Saturday, September 28, 2013

When Did "Romance" Become A Dirty Word?

"I had a romance novel inside me, but I paid three sailors to beat it out of me with steel pipes." 
-Patton Oswalt

What does the literary community have against romance novels?

This is a question I've been asking myself more and more lately. When was the last time you heard anyone professionally affiliated with the book world seriously discuss or review a romance novel? I mean, a romance novel that wasn't 50 Shades Of Grey?

Anyone? Anyone?

Every time I hear a professional reviewer, critic, or commentator deign to mention romance, it is with a smirk, a snort, or a disparaging remark. At best, romances are dismissed out of hand. At worst, they are called "fluff".

When did "romance" become synonymous with literary dross? Have people forgotten the numerous classics that are also -gasp- romance novels? Here are a few to refresh our collective memories:
-Pride And Prejudice
-Sense And Sensibility
-Wuthering Heights
-Jane Eyre
-Lady Chatterly's Lover
-Anna Karenina
-Romeo And Juliet
-Much Ado About Nothing
-The Taming Of The Shrew

I grant, there are plenty of romance novels out there that meet the definition of "fluff". But I don't understand why people treat that as a bad thing. Many of Shakespeare's romantic plays were "fluff". Does Shakespeare count as "literary dross"?

If so, this is news to me.

There are also plenty of other romance novels that use love stories to delve into deep human and political issues. Why are these not taken seriously? What better way to understand these issues than through the one thing we all have in common?

Seriously, is this just me?

Wednesday, September 11, 2013


Some anniversaries you don't want to remember, but know you can never forget.

#911 #9-11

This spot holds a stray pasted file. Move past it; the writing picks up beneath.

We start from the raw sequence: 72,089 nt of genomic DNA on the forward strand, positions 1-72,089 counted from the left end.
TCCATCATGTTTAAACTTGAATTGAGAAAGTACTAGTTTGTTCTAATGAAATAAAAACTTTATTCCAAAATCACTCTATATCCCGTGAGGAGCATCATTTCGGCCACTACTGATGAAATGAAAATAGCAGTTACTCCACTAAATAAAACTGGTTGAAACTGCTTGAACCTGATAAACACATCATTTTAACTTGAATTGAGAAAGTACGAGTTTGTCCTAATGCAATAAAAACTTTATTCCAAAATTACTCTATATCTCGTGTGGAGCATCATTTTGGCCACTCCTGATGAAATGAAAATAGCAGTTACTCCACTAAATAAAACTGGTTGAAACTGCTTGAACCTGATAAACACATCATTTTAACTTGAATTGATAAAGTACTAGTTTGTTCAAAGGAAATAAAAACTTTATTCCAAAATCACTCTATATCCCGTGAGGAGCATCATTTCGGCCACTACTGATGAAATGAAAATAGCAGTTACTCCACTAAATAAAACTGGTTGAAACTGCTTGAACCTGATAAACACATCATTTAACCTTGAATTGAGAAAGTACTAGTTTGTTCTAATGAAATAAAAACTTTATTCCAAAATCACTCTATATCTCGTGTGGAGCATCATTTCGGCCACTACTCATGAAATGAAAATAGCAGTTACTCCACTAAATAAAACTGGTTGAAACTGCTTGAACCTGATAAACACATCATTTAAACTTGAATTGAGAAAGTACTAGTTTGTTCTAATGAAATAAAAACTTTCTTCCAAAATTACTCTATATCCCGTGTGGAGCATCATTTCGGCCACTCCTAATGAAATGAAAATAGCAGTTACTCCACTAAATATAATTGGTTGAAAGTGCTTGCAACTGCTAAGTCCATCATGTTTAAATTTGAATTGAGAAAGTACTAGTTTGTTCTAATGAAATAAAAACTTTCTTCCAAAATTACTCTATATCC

"The world breaks everyone, and after, some are strong at the broken places." 
-Ernest Hemingway

Monday, September 9, 2013

Decisions, Decisions: When To Go With Your Gut, And When To Stick To The Plan

"I love it when a plan comes together!" -Hannibal

I like plans.

Meal plans, chore plans, wardrobe plans, travel plans. When it comes to my writing, I'm a plotter. I rarely start anything without having a plan first. Plans are delightful. Plans work for me.

Except when they don't.

It all started when I was almost finished with my most recent book. The plan was, it would be the first book in a trilogy. I'd even started planning the next two books, but hadn't gotten very far (read: I knew the primary, secondary, tertiary, and quaternary characters, the titles, and the plots).

But then I had this idea.

You know the Greek myth where the goddess Athena springs, fully formed, from the head of Zeus? It was like that, only instead of a Greek goddess (I'm pretty sure Sherrilyn Kenyon has the rights to those), this was a story.

Okay, seven stories.

It was a tough call. I was already invested in the trilogy, and what I had in mind for the new series was a massive project. My brain rebelled against shucking an entire notebook's worth of work to start over on something else. I had to stick to the plan.

That's when it struck me. Wait a minute. I'm an indie. Whose plan do I have to stick to, exactly?

Planning is great. It's the only reason I'm able to crank out books at the pace I do. But sometimes, your plans hamstring you.

Sometimes, you have to go with your gut instead.

Curious about my new project? For a sneak preview of the first book, check out its Pinterest board.